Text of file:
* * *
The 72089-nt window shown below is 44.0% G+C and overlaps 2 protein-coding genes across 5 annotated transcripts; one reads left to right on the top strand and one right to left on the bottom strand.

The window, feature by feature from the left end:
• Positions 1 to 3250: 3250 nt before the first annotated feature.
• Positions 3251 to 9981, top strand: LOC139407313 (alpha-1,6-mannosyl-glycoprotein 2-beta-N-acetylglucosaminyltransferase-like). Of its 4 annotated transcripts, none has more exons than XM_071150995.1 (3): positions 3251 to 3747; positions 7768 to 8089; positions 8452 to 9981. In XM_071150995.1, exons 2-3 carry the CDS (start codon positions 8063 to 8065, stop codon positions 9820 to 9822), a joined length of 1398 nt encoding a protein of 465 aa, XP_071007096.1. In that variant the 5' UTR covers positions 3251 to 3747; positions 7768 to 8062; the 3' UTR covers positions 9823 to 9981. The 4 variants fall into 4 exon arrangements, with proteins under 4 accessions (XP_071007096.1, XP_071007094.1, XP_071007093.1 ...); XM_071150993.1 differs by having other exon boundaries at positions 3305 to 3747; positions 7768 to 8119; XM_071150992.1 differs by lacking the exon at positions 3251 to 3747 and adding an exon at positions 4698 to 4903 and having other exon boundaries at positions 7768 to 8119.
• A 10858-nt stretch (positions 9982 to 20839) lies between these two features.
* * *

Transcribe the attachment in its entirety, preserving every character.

The 72089-nt window shown below is 44.0% G+C and overlaps 2 protein-coding genes across 5 annotated transcripts; one reads left to right on the top strand and one right to left on the bottom strand.

The window, feature by feature from the left end:
• Positions 1 to 3250: 3250 nt before the first annotated feature.
• Positions 3251 to 9981, top strand: LOC139407313 (alpha-1,6-mannosyl-glycoprotein 2-beta-N-acetylglucosaminyltransferase-like). Of its 4 annotated transcripts, none has more exons than XM_071150995.1 (3): positions 3251 to 3747; positions 7768 to 8089; positions 8452 to 9981. In XM_071150995.1, exons 2-3 carry the CDS (start codon positions 8063 to 8065, stop codon positions 9820 to 9822), a joined length of 1398 nt encoding a protein of 465 aa, XP_071007096.1. In that variant the 5' UTR covers positions 3251 to 3747; positions 7768 to 8062; the 3' UTR covers positions 9823 to 9981. The 4 variants fall into 4 exon arrangements, with proteins under 4 accessions (XP_071007096.1, XP_071007094.1, XP_071007093.1 ...); XM_071150993.1 differs by having other exon boundaries at positions 3305 to 3747; positions 7768 to 8119; XM_071150992.1 differs by lacking the exon at positions 3251 to 3747 and adding an exon at positions 4698 to 4903 and having other exon boundaries at positions 7768 to 8119.
• A 10858-nt stretch (positions 9982 to 20839) lies between these two features.